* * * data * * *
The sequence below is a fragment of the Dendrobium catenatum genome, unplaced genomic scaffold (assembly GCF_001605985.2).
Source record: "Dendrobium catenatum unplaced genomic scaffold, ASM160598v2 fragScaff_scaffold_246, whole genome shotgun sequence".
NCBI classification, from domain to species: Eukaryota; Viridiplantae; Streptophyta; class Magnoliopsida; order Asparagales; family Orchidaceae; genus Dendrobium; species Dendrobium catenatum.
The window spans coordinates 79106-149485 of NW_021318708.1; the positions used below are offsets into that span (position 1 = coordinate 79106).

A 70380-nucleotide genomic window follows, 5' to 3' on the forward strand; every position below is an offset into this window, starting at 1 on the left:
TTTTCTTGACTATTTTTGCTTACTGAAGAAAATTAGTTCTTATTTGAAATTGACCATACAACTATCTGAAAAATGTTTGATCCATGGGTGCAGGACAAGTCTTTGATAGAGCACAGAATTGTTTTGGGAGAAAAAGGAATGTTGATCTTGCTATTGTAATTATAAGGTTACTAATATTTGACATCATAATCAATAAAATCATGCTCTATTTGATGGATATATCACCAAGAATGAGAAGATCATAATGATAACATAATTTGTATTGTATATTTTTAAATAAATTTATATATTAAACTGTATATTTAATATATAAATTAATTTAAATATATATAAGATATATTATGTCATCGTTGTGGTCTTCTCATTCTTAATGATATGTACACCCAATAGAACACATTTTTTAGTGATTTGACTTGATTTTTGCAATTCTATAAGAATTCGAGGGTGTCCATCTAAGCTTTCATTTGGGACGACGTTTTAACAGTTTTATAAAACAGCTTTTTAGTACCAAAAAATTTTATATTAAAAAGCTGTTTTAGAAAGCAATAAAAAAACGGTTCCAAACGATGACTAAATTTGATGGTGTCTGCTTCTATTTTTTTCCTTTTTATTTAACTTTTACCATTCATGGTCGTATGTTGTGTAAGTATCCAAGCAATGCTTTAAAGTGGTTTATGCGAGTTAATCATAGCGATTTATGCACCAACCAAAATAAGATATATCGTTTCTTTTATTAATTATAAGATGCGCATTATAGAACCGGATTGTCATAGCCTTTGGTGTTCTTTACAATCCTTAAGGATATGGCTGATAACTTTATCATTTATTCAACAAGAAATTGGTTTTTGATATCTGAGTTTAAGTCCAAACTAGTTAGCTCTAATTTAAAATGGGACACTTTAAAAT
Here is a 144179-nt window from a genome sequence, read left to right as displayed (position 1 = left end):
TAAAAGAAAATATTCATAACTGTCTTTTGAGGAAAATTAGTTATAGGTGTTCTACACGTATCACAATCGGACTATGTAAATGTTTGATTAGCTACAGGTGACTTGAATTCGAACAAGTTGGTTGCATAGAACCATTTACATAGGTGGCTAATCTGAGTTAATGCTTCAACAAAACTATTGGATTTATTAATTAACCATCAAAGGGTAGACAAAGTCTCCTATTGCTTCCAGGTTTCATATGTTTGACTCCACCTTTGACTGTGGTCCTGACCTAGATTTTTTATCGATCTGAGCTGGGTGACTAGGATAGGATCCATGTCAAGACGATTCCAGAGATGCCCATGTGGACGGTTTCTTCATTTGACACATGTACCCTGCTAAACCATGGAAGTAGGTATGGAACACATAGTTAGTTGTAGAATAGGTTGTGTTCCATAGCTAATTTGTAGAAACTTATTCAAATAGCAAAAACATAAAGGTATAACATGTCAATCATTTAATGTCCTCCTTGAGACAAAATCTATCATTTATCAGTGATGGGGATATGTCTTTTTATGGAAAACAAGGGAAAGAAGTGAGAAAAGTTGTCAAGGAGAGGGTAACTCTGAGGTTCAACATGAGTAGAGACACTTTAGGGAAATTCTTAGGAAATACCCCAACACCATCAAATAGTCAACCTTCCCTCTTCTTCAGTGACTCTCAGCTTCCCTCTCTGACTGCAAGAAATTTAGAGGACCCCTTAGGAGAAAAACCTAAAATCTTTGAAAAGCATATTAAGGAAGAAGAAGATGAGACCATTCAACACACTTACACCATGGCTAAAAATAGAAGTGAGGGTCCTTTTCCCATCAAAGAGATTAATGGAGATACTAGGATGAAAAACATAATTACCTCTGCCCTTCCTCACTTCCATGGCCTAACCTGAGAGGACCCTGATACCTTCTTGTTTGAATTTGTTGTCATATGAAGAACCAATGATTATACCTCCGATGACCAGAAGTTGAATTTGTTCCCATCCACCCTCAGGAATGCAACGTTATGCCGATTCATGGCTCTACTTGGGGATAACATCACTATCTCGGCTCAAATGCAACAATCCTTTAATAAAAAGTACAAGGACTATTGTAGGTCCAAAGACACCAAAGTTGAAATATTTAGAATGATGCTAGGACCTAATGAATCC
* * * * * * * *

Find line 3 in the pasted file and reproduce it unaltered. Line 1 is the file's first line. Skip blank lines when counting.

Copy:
NCBI classification, from domain to species: Eukaryota; Viridiplantae; Streptophyta; class Magnoliopsida; order Asparagales; family Orchidaceae; genus Dendrobium; species Dendrobium catenatum.